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After a three-month extension because of the pandemic, Tax Day is here.
July 15 marks the deadline for 2020’s extended tax season, and your last day to file—and pay—any 2019 federal income taxes owed. Whether you haven’t filed yet or did file your return but haven’t paid your balance, you need to take action today.
But don’t panic if you’re still unprepared: the IRS has options to further extend your filing deadline, plus payment plans available to those without enough cash to pay their balance in full by today’s deadline.
How to Take Action Today
First things first: If you are able to file and pay your taxes owed today, do.
Complete your tax return and submit payment online via the IRS’ Free File service, which is available to filers whose income was $69,000 or below. If you’re ineligible for Free File, use an online third-party service such as TurboTax or H&R Block. You can also submit your return by mail, as long as it’s postmarked by July 15.
But if you need more time to file, you can request a further extension from the IRS to delay your due date until Oct. 15. Anyone may apply for an automatic extension by filing Form 4868 through the IRS Free File Program today.
Keep in mind, this is a filing extension only. If you owe the IRS money, you’re still obligated to pay by July 15. Any taxes you owe after July 15 will be subject to interest, which accrues daily, as well as monthly penalties.
Learn more about penalties and interest on the IRS website.
Tax Day is the deadline for federal income taxes. Many states also extended their tax deadline to July 15, but check your individual state’s tax agency for more information on your state income tax obligation.
When you file your extension, you’ll need to include an estimate of your taxes owed on the form, which can help you determine the payment you should submit when filing. Use last year’s tax return, along with your W-2 and forms for other income sources (such as 1099s) to estimate.
This calculator from the IRS can help figure your total tax obligation using your pay statements most recent tax return. To determine what you still owe, subtract any amount you’ve already paid toward taxes.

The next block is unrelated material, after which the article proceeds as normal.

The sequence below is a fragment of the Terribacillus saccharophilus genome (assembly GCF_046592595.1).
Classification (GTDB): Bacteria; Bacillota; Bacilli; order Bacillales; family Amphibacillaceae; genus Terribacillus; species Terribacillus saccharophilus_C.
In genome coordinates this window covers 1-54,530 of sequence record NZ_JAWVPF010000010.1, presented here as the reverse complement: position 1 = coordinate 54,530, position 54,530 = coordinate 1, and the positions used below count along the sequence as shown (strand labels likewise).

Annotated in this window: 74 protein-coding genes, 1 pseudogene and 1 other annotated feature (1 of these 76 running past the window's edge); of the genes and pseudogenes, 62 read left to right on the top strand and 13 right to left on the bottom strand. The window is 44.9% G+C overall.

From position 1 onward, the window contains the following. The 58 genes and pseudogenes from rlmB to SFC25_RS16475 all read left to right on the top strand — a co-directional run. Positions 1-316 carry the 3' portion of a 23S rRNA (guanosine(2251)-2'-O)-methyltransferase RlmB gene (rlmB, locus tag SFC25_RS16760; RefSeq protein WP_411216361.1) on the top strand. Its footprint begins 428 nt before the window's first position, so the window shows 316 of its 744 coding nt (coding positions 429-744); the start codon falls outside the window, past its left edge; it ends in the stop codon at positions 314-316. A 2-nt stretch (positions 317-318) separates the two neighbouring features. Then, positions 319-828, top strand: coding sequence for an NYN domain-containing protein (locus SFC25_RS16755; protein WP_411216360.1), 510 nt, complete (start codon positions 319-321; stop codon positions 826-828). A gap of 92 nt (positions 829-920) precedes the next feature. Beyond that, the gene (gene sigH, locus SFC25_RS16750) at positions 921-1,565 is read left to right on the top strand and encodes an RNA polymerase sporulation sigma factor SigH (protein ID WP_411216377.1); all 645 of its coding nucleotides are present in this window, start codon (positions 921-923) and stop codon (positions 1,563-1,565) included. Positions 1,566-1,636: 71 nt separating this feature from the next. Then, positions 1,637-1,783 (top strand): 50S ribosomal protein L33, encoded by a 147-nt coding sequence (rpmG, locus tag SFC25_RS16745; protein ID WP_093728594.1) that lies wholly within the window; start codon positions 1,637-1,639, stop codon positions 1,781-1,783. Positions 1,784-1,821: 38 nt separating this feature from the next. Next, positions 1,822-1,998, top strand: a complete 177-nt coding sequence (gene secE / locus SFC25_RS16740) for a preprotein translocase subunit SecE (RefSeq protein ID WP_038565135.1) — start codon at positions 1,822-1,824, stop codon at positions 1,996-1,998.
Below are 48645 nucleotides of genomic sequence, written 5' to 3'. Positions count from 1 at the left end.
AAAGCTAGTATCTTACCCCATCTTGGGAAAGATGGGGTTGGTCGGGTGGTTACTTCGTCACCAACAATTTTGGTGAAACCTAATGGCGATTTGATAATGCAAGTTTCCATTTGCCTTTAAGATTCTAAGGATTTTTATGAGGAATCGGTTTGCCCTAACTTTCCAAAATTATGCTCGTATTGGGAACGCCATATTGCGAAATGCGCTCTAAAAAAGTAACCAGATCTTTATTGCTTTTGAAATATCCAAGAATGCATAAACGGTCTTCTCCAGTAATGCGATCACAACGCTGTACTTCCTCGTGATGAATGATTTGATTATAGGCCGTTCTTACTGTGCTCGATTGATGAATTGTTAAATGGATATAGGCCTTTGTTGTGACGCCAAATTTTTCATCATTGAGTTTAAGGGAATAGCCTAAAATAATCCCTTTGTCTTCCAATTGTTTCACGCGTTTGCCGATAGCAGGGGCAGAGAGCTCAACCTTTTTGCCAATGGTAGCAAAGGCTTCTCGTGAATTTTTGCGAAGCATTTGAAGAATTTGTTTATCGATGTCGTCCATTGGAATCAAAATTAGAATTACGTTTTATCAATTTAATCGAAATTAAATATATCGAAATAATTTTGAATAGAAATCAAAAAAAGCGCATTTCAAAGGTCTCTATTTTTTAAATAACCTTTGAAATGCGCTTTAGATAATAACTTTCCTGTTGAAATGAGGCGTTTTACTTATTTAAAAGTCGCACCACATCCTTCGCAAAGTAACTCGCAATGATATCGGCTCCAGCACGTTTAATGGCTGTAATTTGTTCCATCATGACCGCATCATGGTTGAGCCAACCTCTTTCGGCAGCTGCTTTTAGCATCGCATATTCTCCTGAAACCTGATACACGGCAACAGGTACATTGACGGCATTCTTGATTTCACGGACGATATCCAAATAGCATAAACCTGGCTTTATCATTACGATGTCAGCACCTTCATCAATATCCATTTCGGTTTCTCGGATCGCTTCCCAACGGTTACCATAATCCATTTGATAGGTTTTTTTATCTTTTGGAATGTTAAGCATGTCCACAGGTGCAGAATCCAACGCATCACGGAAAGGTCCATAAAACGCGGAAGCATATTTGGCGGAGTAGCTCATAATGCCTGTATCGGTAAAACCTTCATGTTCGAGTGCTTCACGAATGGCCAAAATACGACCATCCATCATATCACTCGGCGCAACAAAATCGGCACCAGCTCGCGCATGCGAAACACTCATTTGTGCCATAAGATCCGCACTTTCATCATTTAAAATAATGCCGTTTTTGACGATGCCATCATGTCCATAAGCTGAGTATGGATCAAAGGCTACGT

And if you submit your estimated payment through IRS Direct Pay and indicate that the payment is for an extension, the IRS will automatically count your payment as an extension, even if you haven’t filed Form 4868.
If you don’t have the money to pay what you owe in full right now, any amount that you are able to contribute can help reduce the penalties and interest you’ll be charged in the future.
“If you are in a tough spot and don’t know if you’ll owe because you haven’t had a chance to get your documents together, the best thing to do is to file an extension with both the IRS and your state and make an extension payment—that way you’ll avoid penalties,” says Ally-Jane Ayers, CFP, co-founder and financial planner at Brooklyn FI.
For further flexibility, take time to apply for a short-term payment plan or long-term installment agreement with the IRS to spread your balance out over time with a lower monthly payment.
If you decide to use a payment plan, complete the application today. You can apply for a plan online and receive immediate notification of whether you’ve been approved.
Expecting a refund? You should still make sure your return is filed today. While you will receive your refund, prepare to be patient: The IRS is already facing processing delays due to an estimated backlog of millions of returns.
You should move quickly to file and pay your taxes owed by today’s deadline, but it’s important to approach your situation with a clear head and know the facts, Ayers says: “Stay calm and lean on the IRS website for help.”
Take time today to develop your action plan. Go ahead and file your return and pay online if you’re able; otherwise, file for an extension until Oct. 15, pay what you can of your estimated balance, and apply for a payment plan if necessary.